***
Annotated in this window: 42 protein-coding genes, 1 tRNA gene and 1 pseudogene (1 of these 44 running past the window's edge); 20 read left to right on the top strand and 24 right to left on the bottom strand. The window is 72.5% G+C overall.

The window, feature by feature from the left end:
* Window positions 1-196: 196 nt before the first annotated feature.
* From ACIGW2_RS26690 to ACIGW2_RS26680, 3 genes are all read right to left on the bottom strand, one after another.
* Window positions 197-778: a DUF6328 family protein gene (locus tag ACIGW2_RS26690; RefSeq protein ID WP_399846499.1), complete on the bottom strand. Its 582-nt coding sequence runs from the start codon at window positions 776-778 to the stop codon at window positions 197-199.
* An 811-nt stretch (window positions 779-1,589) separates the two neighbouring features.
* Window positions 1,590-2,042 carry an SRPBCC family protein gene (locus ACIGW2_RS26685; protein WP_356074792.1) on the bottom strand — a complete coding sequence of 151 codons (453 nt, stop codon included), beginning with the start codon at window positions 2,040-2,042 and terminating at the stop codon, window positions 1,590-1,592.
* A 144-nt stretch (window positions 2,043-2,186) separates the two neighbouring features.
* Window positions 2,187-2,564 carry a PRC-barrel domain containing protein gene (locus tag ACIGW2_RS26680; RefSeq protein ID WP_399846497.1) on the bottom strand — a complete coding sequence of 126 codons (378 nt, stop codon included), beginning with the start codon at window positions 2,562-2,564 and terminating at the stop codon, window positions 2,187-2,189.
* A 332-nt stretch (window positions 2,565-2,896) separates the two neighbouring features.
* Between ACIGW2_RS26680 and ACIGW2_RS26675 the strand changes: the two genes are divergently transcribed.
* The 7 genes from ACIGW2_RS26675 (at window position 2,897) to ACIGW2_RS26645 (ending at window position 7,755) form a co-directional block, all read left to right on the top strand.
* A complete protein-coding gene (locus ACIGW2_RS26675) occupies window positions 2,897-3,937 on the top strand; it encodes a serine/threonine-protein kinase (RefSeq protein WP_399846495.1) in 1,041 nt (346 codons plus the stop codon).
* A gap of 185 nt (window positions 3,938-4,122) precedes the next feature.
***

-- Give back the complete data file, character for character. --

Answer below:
Annotated in this window: 42 protein-coding genes, 1 tRNA gene and 1 pseudogene (1 of these 44 running past the window's edge); 20 read left to right on the top strand and 24 right to left on the bottom strand. The window is 72.5% G+C overall.

The window, feature by feature from the left end:
* Window positions 1-196: 196 nt before the first annotated feature.
* From ACIGW2_RS26690 to ACIGW2_RS26680, 3 genes are all read right to left on the bottom strand, one after another.
* Window positions 197-778: a DUF6328 family protein gene (locus tag ACIGW2_RS26690; RefSeq protein ID WP_399846499.1), complete on the bottom strand. Its 582-nt coding sequence runs from the start codon at window positions 776-778 to the stop codon at window positions 197-199.
* An 811-nt stretch (window positions 779-1,589) separates the two neighbouring features.
* Window positions 1,590-2,042 carry an SRPBCC family protein gene (locus ACIGW2_RS26685; protein WP_356074792.1) on the bottom strand — a complete coding sequence of 151 codons (453 nt, stop codon included), beginning with the start codon at window positions 2,040-2,042 and terminating at the stop codon, window positions 1,590-1,592.
* A 144-nt stretch (window positions 2,043-2,186) separates the two neighbouring features.
* Window positions 2,187-2,564 carry a PRC-barrel domain containing protein gene (locus tag ACIGW2_RS26680; RefSeq protein ID WP_399846497.1) on the bottom strand — a complete coding sequence of 126 codons (378 nt, stop codon included), beginning with the start codon at window positions 2,562-2,564 and terminating at the stop codon, window positions 2,187-2,189.
* A 332-nt stretch (window positions 2,565-2,896) separates the two neighbouring features.
* Between ACIGW2_RS26680 and ACIGW2_RS26675 the strand changes: the two genes are divergently transcribed.
* The 7 genes from ACIGW2_RS26675 (at window position 2,897) to ACIGW2_RS26645 (ending at window position 7,755) form a co-directional block, all read left to right on the top strand.
* A complete protein-coding gene (locus ACIGW2_RS26675) occupies window positions 2,897-3,937 on the top strand; it encodes a serine/threonine-protein kinase (RefSeq protein WP_399846495.1) in 1,041 nt (346 codons plus the stop codon).
* A gap of 185 nt (window positions 3,938-4,122) precedes the next feature.